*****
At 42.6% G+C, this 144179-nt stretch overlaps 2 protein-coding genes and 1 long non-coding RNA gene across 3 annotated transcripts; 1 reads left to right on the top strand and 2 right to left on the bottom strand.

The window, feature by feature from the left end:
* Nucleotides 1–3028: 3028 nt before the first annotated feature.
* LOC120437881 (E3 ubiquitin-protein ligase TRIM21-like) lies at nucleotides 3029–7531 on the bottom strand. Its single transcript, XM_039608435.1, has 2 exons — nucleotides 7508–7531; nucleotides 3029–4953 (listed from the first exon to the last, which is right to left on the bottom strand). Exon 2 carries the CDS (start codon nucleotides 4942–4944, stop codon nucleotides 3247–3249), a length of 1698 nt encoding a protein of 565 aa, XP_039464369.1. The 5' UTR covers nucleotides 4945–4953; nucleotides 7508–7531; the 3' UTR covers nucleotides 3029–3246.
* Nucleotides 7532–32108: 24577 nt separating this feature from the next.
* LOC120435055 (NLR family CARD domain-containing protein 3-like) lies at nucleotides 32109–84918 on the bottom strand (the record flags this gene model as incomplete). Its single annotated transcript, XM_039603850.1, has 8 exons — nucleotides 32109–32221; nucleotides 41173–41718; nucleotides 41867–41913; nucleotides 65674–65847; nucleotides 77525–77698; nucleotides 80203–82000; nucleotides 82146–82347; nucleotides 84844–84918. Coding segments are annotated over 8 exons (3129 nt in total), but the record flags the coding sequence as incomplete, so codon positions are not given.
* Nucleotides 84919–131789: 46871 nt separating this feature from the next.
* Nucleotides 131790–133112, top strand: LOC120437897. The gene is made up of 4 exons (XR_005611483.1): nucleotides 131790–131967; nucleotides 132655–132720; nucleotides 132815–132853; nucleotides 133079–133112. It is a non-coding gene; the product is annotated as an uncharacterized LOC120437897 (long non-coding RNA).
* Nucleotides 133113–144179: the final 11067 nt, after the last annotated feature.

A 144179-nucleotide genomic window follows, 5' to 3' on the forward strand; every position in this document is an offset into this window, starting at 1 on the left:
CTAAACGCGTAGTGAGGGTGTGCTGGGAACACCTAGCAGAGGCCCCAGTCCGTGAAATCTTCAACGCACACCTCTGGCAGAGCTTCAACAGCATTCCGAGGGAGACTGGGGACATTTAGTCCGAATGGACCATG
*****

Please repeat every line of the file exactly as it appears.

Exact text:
At 42.6% G+C, this 144179-nt stretch overlaps 2 protein-coding genes and 1 long non-coding RNA gene across 3 annotated transcripts; 1 reads left to right on the top strand and 2 right to left on the bottom strand.

The window, feature by feature from the left end:
* Nucleotides 1–3028: 3028 nt before the first annotated feature.
* LOC120437881 (E3 ubiquitin-protein ligase TRIM21-like) lies at nucleotides 3029–7531 on the bottom strand. Its single transcript, XM_039608435.1, has 2 exons — nucleotides 7508–7531; nucleotides 3029–4953 (listed from the first exon to the last, which is right to left on the bottom strand). Exon 2 carries the CDS (start codon nucleotides 4942–4944, stop codon nucleotides 3247–3249), a length of 1698 nt encoding a protein of 565 aa, XP_039464369.1. The 5' UTR covers nucleotides 4945–4953; nucleotides 7508–7531; the 3' UTR covers nucleotides 3029–3246.
* Nucleotides 7532–32108: 24577 nt separating this feature from the next.
* LOC120435055 (NLR family CARD domain-containing protein 3-like) lies at nucleotides 32109–84918 on the bottom strand (the record flags this gene model as incomplete). Its single annotated transcript, XM_039603850.1, has 8 exons — nucleotides 32109–32221; nucleotides 41173–41718; nucleotides 41867–41913; nucleotides 65674–65847; nucleotides 77525–77698; nucleotides 80203–82000; nucleotides 82146–82347; nucleotides 84844–84918. Coding segments are annotated over 8 exons (3129 nt in total), but the record flags the coding sequence as incomplete, so codon positions are not given.
* Nucleotides 84919–131789: 46871 nt separating this feature from the next.
* Nucleotides 131790–133112, top strand: LOC120437897. The gene is made up of 4 exons (XR_005611483.1): nucleotides 131790–131967; nucleotides 132655–132720; nucleotides 132815–132853; nucleotides 133079–133112. It is a non-coding gene; the product is annotated as an uncharacterized LOC120437897 (long non-coding RNA).
* Nucleotides 133113–144179: the final 11067 nt, after the last annotated feature.

A 144179-nucleotide genomic window follows, 5' to 3' on the forward strand; every position in this document is an offset into this window, starting at 1 on the left:
CTAAACGCGTAGTGAGGGTGTGCTGGGAACACCTAGCAGAGGCCCCAGTCCGTGAAATCTTCAACGCACACCTCTGGCAGAGCTTCAACAGCATTCCGAGGGAGACTGGGGACATTTAGTCCGAATGGACCATG